“Writing is like driving at night in the fog. You can only see as far as your headlights, but you can make the whole trip that way.”
– E. L. Doctorow
All right, let’s write a story, or rather: let’s examine the writing of the story. Not the story, the writing,not the product, the process. In reading we examine the story–and we are expert readers. It’s what we’ve been trained and drilled in. To read a story is to react to it, and to write a story is to stay alert and open to the possibilities that emerge as each sentence cuts its way into the unknown. In writing, we “find” the story, and our training as readers is of less help than our training as human beings, as men and women who see, feel, and intuit and who are open to possibilities.
. . . Beginning a story without knowing all the terrain is not a comfortable feeling. It’s uncomfortable enough in fact to keep most people away from the keyboard. In our lives we’re used to knowing what we’re doing, where we’re going. It would be strange to get in the car and think you were going to pick up the kids at school, but not be really sure. But there are moments in the process of writing a story when you must tolerate that feeling: you stay alert to everything that is happening and by listening and watching, you find out where you are going by going there. Somebody else may get in the car.
. . . The single largest advantage a veteran writer has over the beginner is this tolerance of not knowing. it’s not style, skill, or any other dexterity. An experienced writer has been lost in those woods before and is willing to be lost; she knows that being lost is necessary for the discoveries to come. The seasoned writer waits, is patient, listens to her story as it talks to her. Now I’ve started being a little mystical here, and I want to avoid the sense that writing is magic and not work. The story isn’t going to talk to you, but things are going to happen in the heat of writing that cannot be predicted from outside the act itself. Much of a writer’s work is exploration, and that involves so many things he cannot know from the outside. And we all agree that it is more comfortable to be outside the story considering it, than inside the story struggling to see it. Comfort isn’t an issue.
. . . We live in a society that doesn’t offer any support or approval for ventures that aren’t clearly articulated and aligned for a goal. A writer gets past this. It’s going to be a mess before you’re finished, and you may not have a name for the mess or understand its utilitarian purposes. There aren’t words for everything. For now, we’ll call it the draft of a story.
. . . I specify all types of things; if I don’t know the car, it’s a Buick. I like the word Buick. To reach for your atlas, the yellow pages, your book of names, thesaurus, dictionary there at your writing desk during your time is a mistake. (Worse: Google, which didn’t exist when I wrote this story [“The Governor’s Ball].) You aren’t looking for the right name, you’re looking for a reason to stop. . . . I try to get a name I believe right away, but if it isn’t right, there’ll be plenty of time to set that name right after my hour or two or six at the typewriter is over. Burned-out and dizzy with success and the faint hum of carpal tunnel, I’ll have all evening to locate the right name and do a ten-second search and replace.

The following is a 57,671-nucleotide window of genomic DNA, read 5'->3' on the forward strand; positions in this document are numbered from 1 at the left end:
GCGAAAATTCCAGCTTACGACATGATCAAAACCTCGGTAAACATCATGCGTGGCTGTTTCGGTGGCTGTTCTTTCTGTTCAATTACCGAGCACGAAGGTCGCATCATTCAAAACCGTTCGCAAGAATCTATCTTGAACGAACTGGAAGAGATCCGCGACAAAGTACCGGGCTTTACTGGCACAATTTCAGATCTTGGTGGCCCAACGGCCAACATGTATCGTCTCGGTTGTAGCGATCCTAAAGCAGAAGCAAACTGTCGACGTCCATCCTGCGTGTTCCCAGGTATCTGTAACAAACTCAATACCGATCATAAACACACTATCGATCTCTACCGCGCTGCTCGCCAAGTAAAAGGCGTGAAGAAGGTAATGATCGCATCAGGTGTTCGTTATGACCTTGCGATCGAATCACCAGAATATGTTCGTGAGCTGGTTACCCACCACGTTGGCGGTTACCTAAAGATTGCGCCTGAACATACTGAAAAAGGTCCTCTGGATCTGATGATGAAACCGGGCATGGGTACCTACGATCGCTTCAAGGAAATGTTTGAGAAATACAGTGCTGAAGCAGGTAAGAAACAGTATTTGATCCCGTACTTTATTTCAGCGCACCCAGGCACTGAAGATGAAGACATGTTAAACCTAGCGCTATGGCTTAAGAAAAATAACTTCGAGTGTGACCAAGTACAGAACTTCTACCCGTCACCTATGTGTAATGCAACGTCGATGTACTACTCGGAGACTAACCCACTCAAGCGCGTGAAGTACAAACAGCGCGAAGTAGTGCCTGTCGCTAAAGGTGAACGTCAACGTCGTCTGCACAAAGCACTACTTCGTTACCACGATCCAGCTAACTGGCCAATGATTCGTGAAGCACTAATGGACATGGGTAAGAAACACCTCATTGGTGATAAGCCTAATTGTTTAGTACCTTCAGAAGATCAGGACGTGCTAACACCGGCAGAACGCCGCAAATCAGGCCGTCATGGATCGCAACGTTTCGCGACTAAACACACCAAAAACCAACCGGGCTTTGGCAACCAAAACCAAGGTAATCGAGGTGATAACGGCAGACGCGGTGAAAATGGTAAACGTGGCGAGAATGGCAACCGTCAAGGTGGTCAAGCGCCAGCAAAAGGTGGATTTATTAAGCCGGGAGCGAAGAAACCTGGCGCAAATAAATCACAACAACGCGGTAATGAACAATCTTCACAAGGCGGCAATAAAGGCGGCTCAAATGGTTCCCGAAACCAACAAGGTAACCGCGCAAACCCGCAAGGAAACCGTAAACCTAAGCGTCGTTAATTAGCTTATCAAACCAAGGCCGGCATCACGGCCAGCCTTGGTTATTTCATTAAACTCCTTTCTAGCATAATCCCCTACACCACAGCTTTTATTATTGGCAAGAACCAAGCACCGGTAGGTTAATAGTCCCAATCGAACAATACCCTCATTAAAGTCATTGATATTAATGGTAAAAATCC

. . . What has invaded the writer’s room more than any of these editorial monitors, is the Internet, and I will jut say that the Internet is the enemy of a writer’s day. The Internet is a heaping helping of what everyone else is thinking–and right this minute. If you open your e-mail, you are asking to let go of the day. I don’t want to belabor this obvious point, but we have welcomed this convenience right onto the very screens where we are writing stories, and e-mail is not a friend to the writer.
In his book What The Dog Saw (containing the best of his writing from The New Yorker), Malcolm Gladwell writes:
Nothing frustrates me more than someone who reads something of mine or anyone else’s and says, angrily, “I don’t buy it.” Why are they angry? good writing does not succeed or fail on the strength of its ability to persuade . . . It succeeds or fails on the strength of its ability to engage you, to make you think, to give you a glimpse into someone else’s head–even if in the end you conclude that someone else’s head is not a place you’d really like to be.
A couple or three years ago, driving from Denver to Seguin with Oldest Grandson in tow, he and I took turns reading Eragon (a teen fantasy novel), written by fifteen-year-old Christopher Paolini (and published when he was 17 years old).
I enjoyed the book as much as Grandson #One (labeled #One because he was the firstborn grandson; all of my grandchildren are NUMBER ONEs!).
Looking forward to reading Swordbird by Nancy Yi Fan to and with my youngest granddaughter (for I think this book would appeal to her – and quite likely to me as well).
One is never too young to write (published or not) nor too old (witness Alistair MacLeod’s first novel, No Great Mischief, published when he was 65 years old – for which he won the International IMPAC Dublin Literary Award).
A friend recently wrote that her thirteen-year-old niece won a writing award (this niece is in a literary family that encourages independent thought and creativity – so the news was not surprising). Congratulations to this budding writer!